If an SMSF holds shares, the shares must be disclosed at market value at year end. Any unrealised gains or losses will be accounted for in the Fund’s end of year Income Statements. The Fund does not need to pay any tax on the unrealised gains or losses. However, when the shares are sold, the realised capital gains will be taxed.
The taxable amount will depend on how long the shares were held by the Fund and which parcel of shares were sold. The methods of parcel selection are discussed below.
Any taxable capital gains will be included in the Fund’s assessable income in the annual tax return. Taxable capital losses are carried forward to the following financial year and can be offset against any future taxable capital gains. Generally, if the shares are held for longer than 12 months, the proceeds are taxed at 10%.
If shares are held for less than 12 months before they are sold, and on the basis that the Fund is a complying SMSF, the proceeds from the sale are taxed at a concessional rate of 15%
If shares are held for more than 12 months, capital gains are taxed at a discount rate of 10% rather than 15%.
If the Member is in pension phase when the shares are sold, the capital gains will be taxed at a rate of 0%. A good strategy might be to purchase shares and keep these till the Member has retired. This method will ensure that the capital gains are tax free.
For more information on account based pension, please see here:
If an SMSF decides to sell a parcel of shares, the method used to select that parcel will affect the total capital gains tax that the Fund will need to pay.
Generally, there are four methods of selecting a parcel of shares for sale
Using this method, sale of shares will result in the lowest taxable capital gains. This would involve selling shares with the highest cost base. At Superannuation Warehouse, we use BGL Simple Fund as the accounting software for our clients’ Funds. The BGL Simple Fund will automatically sell all parcels in the most tax effective CGT method.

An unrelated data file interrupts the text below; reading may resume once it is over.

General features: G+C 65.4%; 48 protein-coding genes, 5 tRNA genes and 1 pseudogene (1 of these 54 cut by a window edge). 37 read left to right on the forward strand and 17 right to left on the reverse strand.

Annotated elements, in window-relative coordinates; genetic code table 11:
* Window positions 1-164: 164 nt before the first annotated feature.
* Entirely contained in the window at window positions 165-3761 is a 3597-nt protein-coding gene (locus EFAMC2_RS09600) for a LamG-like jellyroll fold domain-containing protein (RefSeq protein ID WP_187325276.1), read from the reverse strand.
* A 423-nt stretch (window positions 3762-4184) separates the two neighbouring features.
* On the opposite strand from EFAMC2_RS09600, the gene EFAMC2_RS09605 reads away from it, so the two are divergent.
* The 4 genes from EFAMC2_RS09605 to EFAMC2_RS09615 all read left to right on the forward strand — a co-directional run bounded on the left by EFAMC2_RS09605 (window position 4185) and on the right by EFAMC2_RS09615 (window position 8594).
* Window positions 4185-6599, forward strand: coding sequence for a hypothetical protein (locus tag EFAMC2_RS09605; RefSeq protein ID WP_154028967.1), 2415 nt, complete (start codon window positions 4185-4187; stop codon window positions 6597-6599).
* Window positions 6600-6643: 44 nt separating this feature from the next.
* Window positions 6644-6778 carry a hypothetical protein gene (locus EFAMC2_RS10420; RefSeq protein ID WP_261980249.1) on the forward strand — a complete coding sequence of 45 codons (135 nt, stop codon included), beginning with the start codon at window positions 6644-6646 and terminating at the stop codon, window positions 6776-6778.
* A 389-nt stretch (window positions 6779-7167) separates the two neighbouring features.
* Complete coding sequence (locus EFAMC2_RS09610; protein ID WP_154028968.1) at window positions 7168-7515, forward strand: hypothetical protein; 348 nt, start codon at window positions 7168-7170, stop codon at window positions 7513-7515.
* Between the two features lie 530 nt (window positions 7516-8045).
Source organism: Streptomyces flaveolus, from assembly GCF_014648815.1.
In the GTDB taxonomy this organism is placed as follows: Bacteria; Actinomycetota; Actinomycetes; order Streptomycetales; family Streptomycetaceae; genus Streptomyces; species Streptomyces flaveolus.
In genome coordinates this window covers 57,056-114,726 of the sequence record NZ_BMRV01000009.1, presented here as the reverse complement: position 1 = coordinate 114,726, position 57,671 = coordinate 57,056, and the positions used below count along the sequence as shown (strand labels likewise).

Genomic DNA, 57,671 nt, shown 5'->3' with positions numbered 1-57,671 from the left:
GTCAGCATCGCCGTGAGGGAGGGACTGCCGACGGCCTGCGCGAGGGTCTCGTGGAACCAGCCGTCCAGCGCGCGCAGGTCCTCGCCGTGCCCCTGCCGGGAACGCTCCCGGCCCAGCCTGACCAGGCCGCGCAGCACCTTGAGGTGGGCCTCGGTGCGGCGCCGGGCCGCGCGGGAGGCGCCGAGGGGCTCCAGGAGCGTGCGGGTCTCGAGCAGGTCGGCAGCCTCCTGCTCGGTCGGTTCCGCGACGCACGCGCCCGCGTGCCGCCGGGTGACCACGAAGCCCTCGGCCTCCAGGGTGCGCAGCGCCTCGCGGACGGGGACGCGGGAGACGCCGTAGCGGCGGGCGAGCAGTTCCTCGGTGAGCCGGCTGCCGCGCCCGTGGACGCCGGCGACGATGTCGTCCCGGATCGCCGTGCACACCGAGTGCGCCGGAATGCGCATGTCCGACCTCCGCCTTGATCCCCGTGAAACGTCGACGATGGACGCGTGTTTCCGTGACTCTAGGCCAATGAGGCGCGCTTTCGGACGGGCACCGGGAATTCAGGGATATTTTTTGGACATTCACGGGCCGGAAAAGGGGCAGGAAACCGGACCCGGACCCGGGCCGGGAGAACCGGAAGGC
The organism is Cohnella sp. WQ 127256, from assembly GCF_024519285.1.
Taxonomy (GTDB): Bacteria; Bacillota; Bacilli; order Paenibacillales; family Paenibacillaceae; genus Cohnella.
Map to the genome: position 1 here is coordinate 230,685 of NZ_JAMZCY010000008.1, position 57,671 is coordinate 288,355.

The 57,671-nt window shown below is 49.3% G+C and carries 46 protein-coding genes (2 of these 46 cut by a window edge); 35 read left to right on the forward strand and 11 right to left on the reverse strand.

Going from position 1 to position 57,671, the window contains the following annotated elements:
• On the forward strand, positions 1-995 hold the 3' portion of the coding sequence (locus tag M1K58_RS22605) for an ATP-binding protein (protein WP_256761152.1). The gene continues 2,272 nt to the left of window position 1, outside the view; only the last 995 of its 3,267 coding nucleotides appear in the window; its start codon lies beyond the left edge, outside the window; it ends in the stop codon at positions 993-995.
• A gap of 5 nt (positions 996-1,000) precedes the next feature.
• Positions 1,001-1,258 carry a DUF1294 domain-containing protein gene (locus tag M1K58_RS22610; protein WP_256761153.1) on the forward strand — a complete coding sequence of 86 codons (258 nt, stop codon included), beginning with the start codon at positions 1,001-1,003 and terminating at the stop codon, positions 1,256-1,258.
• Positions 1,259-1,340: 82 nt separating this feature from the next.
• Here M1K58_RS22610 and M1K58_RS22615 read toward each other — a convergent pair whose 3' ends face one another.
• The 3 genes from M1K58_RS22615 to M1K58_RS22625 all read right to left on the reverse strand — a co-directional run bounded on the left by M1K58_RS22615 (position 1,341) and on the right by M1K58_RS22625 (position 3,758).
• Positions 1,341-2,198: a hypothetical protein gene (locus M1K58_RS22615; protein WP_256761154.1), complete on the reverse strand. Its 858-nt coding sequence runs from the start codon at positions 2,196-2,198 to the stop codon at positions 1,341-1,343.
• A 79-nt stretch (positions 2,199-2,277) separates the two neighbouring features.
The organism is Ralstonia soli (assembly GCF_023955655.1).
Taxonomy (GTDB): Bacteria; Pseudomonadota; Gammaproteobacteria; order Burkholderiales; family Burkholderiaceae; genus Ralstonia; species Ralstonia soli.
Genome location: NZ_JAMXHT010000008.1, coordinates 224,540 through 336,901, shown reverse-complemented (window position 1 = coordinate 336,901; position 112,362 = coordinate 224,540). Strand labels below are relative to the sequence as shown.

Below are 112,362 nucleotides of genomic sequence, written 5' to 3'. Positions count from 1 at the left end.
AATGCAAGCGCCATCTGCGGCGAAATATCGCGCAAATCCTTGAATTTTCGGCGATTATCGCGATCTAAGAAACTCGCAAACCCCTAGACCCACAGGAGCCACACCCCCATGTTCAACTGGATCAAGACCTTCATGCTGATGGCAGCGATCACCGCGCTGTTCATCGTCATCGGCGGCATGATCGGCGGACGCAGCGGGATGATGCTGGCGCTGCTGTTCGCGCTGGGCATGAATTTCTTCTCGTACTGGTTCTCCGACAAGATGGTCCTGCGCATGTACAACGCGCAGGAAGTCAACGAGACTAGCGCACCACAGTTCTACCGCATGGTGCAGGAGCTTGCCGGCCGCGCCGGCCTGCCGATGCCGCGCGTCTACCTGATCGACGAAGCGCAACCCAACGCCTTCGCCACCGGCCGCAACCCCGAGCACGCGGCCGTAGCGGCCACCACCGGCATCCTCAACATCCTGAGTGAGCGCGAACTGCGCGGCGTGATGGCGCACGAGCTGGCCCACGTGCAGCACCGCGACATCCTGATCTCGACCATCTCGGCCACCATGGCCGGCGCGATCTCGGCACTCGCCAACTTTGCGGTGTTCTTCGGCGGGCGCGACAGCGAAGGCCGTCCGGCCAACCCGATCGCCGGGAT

This method works in exactly the opposite way to the one noted above. Shares with the lowest cost base are selected to be sold.
If a Fund decides to sell shares in a company that are bought on different days, under the FIFO method, the shares that are purchased the earliest are sold first. For example, a Fund bought 200 BHP shares on 1 July 2017 and another 300 BHP shares on 1 August 2017. The Trustees then decides to sell 400 BHP shares on 1 September 2017. The shares that are sold first will be the 200 shares purchased on 1 July 2017 followed by 200 of the shares bought on 1 August 2017.
The FIFO method works in exactly the opposite manner to the FIFO method described above. In other words, the latest shares bought are sold first. In the same example noted in the point above, the first shares to be sold on 1 September 2017 will be the 300 shares bought on 1 August 2017 followed by 100 of the shares bought on 1 July 2017.
Under this method, the total cost of shares from the same company is evenly divided between the number of shares that the Fund holds in that company. Unfortunately, BGL Simple Fund does not allow for the usage of this method.
The Most Tax Effective method is the default method that we use when we prepare a set of financial statements.
For more information regarding the completion of the annual return and the related capital gains schedule instruction, please see our taxation page: